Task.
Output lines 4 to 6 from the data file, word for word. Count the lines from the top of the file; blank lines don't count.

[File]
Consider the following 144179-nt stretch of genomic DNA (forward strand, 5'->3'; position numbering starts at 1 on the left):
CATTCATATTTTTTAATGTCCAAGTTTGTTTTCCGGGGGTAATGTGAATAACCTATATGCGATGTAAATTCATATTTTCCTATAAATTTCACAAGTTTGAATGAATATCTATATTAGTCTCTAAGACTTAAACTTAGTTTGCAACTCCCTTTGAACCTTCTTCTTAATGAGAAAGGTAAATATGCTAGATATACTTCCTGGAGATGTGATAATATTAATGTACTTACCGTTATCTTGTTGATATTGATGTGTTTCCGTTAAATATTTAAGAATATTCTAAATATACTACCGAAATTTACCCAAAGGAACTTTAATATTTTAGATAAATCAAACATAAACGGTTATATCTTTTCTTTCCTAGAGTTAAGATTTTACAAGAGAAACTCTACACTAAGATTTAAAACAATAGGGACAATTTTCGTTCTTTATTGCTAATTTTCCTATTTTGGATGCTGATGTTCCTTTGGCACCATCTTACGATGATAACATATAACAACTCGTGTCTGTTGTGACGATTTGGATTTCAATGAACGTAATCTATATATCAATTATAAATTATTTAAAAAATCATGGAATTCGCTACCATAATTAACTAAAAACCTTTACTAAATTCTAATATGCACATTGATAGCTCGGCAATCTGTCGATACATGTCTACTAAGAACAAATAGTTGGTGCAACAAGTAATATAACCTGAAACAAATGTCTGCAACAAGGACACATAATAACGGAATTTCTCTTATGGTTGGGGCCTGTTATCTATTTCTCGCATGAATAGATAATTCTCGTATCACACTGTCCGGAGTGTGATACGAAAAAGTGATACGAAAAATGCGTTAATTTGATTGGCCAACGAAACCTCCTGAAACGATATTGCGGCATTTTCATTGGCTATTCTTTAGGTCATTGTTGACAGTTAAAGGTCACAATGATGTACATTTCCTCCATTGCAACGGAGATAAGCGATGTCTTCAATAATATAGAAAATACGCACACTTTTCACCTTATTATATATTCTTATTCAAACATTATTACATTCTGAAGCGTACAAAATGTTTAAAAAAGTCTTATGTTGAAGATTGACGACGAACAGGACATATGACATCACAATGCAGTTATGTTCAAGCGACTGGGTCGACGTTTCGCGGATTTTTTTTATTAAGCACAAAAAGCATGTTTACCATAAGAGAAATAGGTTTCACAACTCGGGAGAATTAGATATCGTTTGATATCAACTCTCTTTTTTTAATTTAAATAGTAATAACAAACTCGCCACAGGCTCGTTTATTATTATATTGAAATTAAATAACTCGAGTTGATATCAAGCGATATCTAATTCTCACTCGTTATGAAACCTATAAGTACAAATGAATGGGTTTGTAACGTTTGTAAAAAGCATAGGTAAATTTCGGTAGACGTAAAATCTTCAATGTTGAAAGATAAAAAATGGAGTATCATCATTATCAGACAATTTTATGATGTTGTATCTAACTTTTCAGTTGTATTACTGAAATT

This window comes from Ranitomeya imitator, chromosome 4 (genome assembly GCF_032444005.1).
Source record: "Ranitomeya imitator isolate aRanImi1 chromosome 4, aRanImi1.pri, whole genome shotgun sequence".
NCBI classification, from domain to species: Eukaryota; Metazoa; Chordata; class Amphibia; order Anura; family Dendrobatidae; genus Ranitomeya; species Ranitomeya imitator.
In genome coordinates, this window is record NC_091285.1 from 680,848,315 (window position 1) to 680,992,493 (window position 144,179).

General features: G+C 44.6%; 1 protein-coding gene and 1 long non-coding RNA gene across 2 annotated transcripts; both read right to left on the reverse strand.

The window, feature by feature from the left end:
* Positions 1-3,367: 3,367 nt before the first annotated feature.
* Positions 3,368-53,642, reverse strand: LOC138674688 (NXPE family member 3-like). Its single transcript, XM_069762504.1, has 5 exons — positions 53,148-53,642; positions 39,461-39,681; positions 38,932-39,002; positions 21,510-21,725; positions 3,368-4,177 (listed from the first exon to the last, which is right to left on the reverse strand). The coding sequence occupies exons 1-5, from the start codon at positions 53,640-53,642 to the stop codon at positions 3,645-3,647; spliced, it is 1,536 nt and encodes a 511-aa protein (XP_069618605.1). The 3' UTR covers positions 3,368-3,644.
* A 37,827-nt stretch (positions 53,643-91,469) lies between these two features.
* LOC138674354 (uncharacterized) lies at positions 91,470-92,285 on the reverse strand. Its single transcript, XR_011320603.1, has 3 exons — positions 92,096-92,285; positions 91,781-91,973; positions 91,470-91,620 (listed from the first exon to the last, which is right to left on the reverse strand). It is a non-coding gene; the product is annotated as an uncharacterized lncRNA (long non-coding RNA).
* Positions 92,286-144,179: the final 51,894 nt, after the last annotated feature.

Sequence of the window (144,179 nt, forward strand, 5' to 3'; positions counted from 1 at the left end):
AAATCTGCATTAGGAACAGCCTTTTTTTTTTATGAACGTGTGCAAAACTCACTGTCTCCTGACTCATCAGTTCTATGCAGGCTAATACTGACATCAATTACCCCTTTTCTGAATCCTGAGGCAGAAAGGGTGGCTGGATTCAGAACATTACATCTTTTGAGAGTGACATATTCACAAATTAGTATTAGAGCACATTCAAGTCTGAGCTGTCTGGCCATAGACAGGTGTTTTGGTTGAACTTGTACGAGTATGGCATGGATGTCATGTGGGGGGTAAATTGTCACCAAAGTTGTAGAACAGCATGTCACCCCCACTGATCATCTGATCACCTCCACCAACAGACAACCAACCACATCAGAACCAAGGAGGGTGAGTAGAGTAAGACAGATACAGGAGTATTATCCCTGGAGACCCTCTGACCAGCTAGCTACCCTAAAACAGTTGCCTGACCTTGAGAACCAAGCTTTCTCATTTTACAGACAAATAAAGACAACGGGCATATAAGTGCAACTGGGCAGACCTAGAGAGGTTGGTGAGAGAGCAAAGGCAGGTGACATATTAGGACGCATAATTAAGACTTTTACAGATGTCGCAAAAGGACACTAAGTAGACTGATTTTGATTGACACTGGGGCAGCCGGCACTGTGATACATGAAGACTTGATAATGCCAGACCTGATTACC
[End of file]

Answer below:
Source record: "Ranitomeya imitator isolate aRanImi1 chromosome 4, aRanImi1.pri, whole genome shotgun sequence".
NCBI classification, from domain to species: Eukaryota; Metazoa; Chordata; class Amphibia; order Anura; family Dendrobatidae; genus Ranitomeya; species Ranitomeya imitator.
In genome coordinates, this window is record NC_091285.1 from 680,848,315 (window position 1) to 680,992,493 (window position 144,179).